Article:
Accepted paper:

The state, the individual, and the contest to define the healthy body


Bridget Jay (University of Adelaide)

Paper short abstract:

The personal, community or cultural embodiments of healthy bodies are often at odds with state prescribed, public health oriented, objective measurements of health. "Healthiness" is caught in contention between state standards and individual, social and culturally determined ideas around wellbeing.

Paper long abstract:

The relationship between the state and the individual in the sphere of public health is fundamentally prescriptive. The state circumscribes certain patterns of behaviour and ways of being, informed by an image of "healthiness", that people either embody or fail to embody in how they choose to live their lives. This dynamic emerges again and again in a range of settings: in the provision of medical services and in schools, in supermarkets, the community services sector, and even fast-food restaurants. Underpinning all of this is a strong notion of personal responsibility; to the extent that the individual does not reflect the image of the healthy self, it is because of a failure in their character or commitment, rather than the policy model itself.

Following ethnographic research with families in Adelaide, South Australia, I suggest that health is a strongly subjective concept that is embodied by participants in everyday social practices and routines. The body is representative of how people understand and achieve health in different geographic, socioeconomic and cultural contexts. Embodied practices around food, eating and activity emphasise that people understand and experience "health" in highly personal forms shaped by varied priorities, references and life histories. These embodied experiences of health are essential in examining why Australian public health policy fails, particularly in promoting nutrition and activity guidelines and in addressing rising obesity rates.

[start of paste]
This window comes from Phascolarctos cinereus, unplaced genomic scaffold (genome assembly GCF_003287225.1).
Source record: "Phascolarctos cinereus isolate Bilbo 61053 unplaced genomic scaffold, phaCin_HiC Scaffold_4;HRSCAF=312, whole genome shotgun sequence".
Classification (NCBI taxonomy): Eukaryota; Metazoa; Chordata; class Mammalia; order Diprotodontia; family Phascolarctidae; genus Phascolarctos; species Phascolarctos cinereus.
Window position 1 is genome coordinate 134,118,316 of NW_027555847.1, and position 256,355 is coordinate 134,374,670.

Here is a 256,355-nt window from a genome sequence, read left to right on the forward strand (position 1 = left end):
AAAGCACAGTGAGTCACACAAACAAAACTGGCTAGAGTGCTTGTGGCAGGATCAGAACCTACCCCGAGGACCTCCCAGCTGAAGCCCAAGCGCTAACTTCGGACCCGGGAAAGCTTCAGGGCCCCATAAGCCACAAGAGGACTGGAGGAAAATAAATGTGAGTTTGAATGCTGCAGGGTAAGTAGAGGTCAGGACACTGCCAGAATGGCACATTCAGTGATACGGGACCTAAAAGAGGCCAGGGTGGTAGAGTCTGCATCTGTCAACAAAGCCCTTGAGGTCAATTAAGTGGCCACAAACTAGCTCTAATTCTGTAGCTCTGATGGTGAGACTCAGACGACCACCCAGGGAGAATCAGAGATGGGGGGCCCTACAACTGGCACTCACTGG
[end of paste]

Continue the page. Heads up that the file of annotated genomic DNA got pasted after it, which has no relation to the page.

panel P38
Embodied rituals, symbols and performances: embodiment as a negotiation of the state, and state negotiations of embodiment